FEATURE: Rubberband Boy: Dave Grohl’s Odyssey, Play: A Benchmark and Education




Rubberband Boy


IN THIS PHOTO: Dave Grohl in Play/PHOTO CREDIT: Andrew Stuart

Dave Grohl’s Odyssey, Play: A Benchmark and Education


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PHOTO CREDITGrizzlee Martin for Kerrang!

music is becoming synthetic, distant and electronic. How often do we listen to music and get a real sense of where it comes from and how it is made? I used the analogy before: music, in a way, is becoming a foodstuff where we do not have information regarding its origins, calorific qualities and history. We digest what is put before us and never really think how the instruments interplay; how the artists recorded their parts and how the anatomical nature of the song gestates, grows and finalises – a complete recording that took time and involved a lot of effort. The more we stray away from vinyl and hardware; as we embrace and drool over digital means and the Internet – do we ever really think about the process of music and how it all coalesces?! I feel we are becoming foreign to the production process and less passionate regarding music in its purest form. Dave Grohl is someone who is never too far from the music news. That is not a bad thing: he innovates and splits his time between recording with Foo Fighters and changing the industry. He is keen to teach drums a spread music to as many people as possible. In a recent interview with GQ, he talked about the late Kurt Cobain and finding new light in his lyrics:

 “Even today, listening to Cobain’s music, for Grohl, is almost impossible. “I don’t put Nirvana records on, no. Although they are always on somewhere. I get in the car, they’re on. I go into a shop, they’re on. For me, it’s so personal. I remember everything about those records; I remember the shorts I was wearing when we recorded them or that it snowed that day. Still, I go back and find new meanings to Kurt’s lyrics. Not to seem revisionist, but there are times when it hits me. You go, ‘Wow, I didn’t realise he was feeling that way at the time’”.

The reason Grohl is in the news at the moment is a two-part documentary, Play. The premise of his new project is simple yet very complex: a twenty-three-minute Prog-Rock song that sees Grohl play every instrument. Not only is every part played by Grohl but, if there is a mistake, say, during a drum part; he has to start over again – there are no spaces for errors and cock-ups. Rolling Stone provided the details and rundown:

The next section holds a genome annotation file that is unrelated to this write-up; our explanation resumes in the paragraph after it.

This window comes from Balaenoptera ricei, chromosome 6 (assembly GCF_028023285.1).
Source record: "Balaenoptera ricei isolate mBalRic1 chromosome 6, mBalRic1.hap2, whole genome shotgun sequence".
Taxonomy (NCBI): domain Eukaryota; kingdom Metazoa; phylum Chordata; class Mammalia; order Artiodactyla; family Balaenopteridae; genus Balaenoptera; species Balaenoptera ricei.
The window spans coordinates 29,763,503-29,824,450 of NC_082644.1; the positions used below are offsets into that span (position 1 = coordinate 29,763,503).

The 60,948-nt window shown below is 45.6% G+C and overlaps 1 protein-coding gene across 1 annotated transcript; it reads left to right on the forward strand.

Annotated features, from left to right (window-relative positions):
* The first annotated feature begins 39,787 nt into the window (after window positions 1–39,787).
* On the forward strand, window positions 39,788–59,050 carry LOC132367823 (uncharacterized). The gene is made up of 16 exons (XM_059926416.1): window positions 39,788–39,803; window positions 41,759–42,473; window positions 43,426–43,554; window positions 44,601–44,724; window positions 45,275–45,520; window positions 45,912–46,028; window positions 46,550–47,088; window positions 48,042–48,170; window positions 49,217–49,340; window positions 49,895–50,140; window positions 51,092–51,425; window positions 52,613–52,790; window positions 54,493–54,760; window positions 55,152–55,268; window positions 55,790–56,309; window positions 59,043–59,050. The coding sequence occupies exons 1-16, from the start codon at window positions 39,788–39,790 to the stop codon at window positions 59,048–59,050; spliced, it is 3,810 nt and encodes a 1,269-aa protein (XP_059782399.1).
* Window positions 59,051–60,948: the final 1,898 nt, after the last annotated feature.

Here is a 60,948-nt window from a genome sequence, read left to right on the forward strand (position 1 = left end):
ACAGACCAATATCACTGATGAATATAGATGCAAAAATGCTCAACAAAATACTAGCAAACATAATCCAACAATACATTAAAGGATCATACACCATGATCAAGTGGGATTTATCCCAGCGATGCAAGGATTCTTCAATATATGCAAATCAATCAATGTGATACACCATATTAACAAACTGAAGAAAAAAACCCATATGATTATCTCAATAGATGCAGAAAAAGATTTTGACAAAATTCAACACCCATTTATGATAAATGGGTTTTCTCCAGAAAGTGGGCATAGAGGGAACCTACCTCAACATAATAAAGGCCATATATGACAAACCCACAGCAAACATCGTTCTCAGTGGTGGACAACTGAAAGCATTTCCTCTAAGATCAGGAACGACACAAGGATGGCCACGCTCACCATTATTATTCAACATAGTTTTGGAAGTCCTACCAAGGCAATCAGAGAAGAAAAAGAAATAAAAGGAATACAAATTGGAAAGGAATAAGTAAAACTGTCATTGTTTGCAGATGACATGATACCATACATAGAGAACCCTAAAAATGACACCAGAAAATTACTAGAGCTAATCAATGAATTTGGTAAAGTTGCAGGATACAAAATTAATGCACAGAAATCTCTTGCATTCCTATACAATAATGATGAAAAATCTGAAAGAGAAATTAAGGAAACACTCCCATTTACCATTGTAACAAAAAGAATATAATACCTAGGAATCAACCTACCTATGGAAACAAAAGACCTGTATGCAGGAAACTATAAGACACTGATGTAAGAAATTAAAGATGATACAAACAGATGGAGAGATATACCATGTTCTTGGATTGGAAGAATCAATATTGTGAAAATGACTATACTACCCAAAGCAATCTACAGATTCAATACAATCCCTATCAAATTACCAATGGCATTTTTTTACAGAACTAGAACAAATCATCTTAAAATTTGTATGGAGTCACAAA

“In his ambitious two-part documentary, PlayDave Grohl overdubs multiple instruments into a 23-minute, instrumental prog-rock odyssey.

The project opens with the Foo Fighters leader reflecting on the sheer childlike joy of picking up an instrument. “To any musician, young or old, a beautiful studio full of instruments like a playground,” he says. “To me, I’m like a kid in a candy store. Most musicians are always chasing the next challenge; you never feel satisfied, and you never feel like you’ve completely mastered the instrument you’re playing. It’s always going to be a puzzle; it’s always going to be a challenge. It’s a beautiful mystery. But once it gets its hooks in you, that’s when the obsession and the drive really kick in.”

Grohl then cuts to the “Join the Band” music lessons school in the San Fernando Valley, where instructors teach kids how to play in rock ensembles. Various pre-teens and teenagers discuss how learning an instrument teaches them discipline and fuels their creativity”.

Play concludes with Grohl’s epic, expertly edited in-studio video, in which he overdubs various instruments (electric and acoustic guitars, bass guitar, drums, Fender Rhodes piano, synthesizers, vibraphone, tambourine, tympani) in a one-man-band approach. The footage is a head trip in itself, piecing together the sessions so that various Grohls appear to play live together in one room”.



There are a couple of reasons why I feel Grohl’s latest project should be taken to heart by musicians. I will come to the beginnings and getting children into music but the fact Play is such an ambitious piece should provoke musicians to up their game. You think of Grohl as a drummer and led of Foo Fighters but never really realise how deep his musical knowledge runs. I saw her perform the Them Crooked Vultures song, Spinning in Daffodils, during a BBC Radio 1 session and was amazed by the sheer intensity and physicality of the performance. The song, with band members Josh Homme (Queens of the Stone Age) and John Paul Jones (Led Zeppelin) alongside him, is an incredible display (Alain Johannes also appears). Seeing Grohl demolish the kit; Homme shred and swagger; John Paul Jones’ bass and gorgeous closing piano entice – it was a complete experience and vivid look at a song coming together. Unless we are in the live setting, I feel we never really consider music’s bones and soul. Grohl’s epic song shows exactly how it came to be: seven of him moving between instruments and putting this fantastic piece together. A lot of modern music relies on computers and a real lack of any playing skill. Even artists who still play instruments rarely push themselves to the limits.